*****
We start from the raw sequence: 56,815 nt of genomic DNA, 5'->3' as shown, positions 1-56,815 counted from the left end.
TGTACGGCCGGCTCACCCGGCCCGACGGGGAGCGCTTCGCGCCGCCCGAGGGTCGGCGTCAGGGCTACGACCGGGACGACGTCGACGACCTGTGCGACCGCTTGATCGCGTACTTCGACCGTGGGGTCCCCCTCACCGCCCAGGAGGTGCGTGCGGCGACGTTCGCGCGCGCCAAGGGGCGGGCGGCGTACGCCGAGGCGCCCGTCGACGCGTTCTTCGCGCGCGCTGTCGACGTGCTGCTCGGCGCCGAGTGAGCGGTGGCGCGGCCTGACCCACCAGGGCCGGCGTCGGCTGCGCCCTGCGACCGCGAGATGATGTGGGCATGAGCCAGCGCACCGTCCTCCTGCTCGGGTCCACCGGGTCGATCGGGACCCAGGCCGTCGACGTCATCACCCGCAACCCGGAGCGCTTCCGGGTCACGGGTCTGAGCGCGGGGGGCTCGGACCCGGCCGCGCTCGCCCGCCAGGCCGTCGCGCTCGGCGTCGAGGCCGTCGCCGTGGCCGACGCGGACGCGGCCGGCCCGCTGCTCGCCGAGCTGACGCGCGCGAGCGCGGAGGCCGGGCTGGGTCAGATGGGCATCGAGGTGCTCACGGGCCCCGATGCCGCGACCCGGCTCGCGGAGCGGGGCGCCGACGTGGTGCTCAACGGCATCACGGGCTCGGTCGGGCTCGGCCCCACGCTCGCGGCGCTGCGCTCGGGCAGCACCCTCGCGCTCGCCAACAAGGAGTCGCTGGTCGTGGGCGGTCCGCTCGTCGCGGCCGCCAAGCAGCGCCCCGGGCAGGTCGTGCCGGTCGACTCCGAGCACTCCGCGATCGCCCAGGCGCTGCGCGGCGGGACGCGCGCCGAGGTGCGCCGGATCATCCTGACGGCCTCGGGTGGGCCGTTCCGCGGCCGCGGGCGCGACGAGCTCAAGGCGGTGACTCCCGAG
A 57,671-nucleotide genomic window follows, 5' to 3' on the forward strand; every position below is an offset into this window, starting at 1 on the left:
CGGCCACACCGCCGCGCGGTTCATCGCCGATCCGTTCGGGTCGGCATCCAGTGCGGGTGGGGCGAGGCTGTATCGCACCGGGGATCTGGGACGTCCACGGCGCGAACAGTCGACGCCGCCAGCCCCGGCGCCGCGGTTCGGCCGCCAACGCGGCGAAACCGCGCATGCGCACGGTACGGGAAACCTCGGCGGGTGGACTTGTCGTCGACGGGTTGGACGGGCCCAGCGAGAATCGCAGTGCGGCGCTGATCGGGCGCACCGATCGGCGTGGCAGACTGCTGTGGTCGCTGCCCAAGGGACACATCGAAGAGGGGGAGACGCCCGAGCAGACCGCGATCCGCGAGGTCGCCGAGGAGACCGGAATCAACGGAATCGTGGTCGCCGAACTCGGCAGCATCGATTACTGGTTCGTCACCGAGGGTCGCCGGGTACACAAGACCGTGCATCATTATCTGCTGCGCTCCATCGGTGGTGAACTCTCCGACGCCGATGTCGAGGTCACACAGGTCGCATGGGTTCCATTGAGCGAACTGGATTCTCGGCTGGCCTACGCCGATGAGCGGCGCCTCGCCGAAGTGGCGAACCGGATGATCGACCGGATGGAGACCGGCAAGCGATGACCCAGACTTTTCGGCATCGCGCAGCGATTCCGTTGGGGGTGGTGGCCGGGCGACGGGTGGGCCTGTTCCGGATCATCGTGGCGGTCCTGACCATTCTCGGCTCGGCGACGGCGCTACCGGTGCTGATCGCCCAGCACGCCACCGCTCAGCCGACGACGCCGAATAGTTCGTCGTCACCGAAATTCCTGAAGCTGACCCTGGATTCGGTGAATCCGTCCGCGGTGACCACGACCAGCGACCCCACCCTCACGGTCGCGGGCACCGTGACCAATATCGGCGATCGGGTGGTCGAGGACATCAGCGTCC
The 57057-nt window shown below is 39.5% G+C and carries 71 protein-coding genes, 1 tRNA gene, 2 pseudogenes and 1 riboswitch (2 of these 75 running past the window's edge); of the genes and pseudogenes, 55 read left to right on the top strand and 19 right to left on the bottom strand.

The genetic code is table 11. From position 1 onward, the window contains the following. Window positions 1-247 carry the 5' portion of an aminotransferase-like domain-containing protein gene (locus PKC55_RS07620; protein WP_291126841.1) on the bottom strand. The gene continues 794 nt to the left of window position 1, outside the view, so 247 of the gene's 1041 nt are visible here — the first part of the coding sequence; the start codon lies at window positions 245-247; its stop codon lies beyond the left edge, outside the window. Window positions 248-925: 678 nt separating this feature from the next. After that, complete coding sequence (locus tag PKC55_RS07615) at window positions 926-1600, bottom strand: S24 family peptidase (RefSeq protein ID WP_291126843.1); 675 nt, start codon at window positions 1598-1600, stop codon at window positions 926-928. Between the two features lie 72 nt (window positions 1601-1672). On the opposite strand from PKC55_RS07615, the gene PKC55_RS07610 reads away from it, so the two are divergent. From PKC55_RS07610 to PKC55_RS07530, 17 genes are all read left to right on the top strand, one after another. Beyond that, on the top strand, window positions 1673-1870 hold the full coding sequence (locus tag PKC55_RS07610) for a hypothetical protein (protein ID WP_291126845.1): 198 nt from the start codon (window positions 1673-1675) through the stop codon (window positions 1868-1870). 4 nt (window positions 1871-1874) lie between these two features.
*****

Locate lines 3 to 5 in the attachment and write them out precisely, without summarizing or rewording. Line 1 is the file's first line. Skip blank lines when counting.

A 57,671-nucleotide genomic window follows, 5' to 3' on the forward strand; every position below is an offset into this window, starting at 1 on the left:
CGGCCACACCGCCGCGCGGTTCATCGCCGATCCGTTCGGGTCGGCATCCAGTGCGGGTGGGGCGAGGCTGTATCGCACCGGGGATCTGGGACGTCCACGGCGCGAACAGTCGACGCCGCCAGCCCCGGCGCCGCGGTTCGGCCGCCAACGCGGCGAAACCGCGCATGCGCACGGTACGGGAAACCTCGGCGGGTGGACTTGTCGTCGACGGGTTGGACGGGCCCAGCGAGAATCGCAGTGCGGCGCTGATCGGGCGCACCGATCGGCGTGGCAGACTGCTGTGGTCGCTGCCCAAGGGACACATCGAAGAGGGGGAGACGCCCGAGCAGACCGCGATCCGCGAGGTCGCCGAGGAGACCGGAATCAACGGAATCGTGGTCGCCGAACTCGGCAGCATCGATTACTGGTTCGTCACCGAGGGTCGCCGGGTACACAAGACCGTGCATCATTATCTGCTGCGCTCCATCGGTGGTGAACTCTCCGACGCCGATGTCGAGGTCACACAGGTCGCATGGGTTCCATTGAGCGAACTGGATTCTCGGCTGGCCTACGCCGATGAGCGGCGCCTCGCCGAAGTGGCGAACCGGATGATCGACCGGATGGAGACCGGCAAGCGATGACCCAGACTTTTCGGCATCGCGCAGCGATTCCGTTGGGGGTGGTGGCCGGGCGACGGGTGGGCCTGTTCCGGATCATCGTGGCGGTCCTGACCATTCTCGGCTCGGCGACGGCGCTACCGGTGCTGATCGCCCAGCACGCCACCGCTCAGCCGACGACGCCGAATAGTTCGTCGTCACCGAAATTCCTGAAGCTGACCCTGGATTCGGTGAATCCGTCCGCGGTGACCACGACCAGCGACCCCACCCTCACGGTCGCGGGCACCGTGACCAATATCGGCGATCGGGTGGTCGAGGACATCAGCGTCC
The 57057-nt window shown below is 39.5% G+C and carries 71 protein-coding genes, 1 tRNA gene, 2 pseudogenes and 1 riboswitch (2 of these 75 running past the window's edge); of the genes and pseudogenes, 55 read left to right on the top strand and 19 right to left on the bottom strand.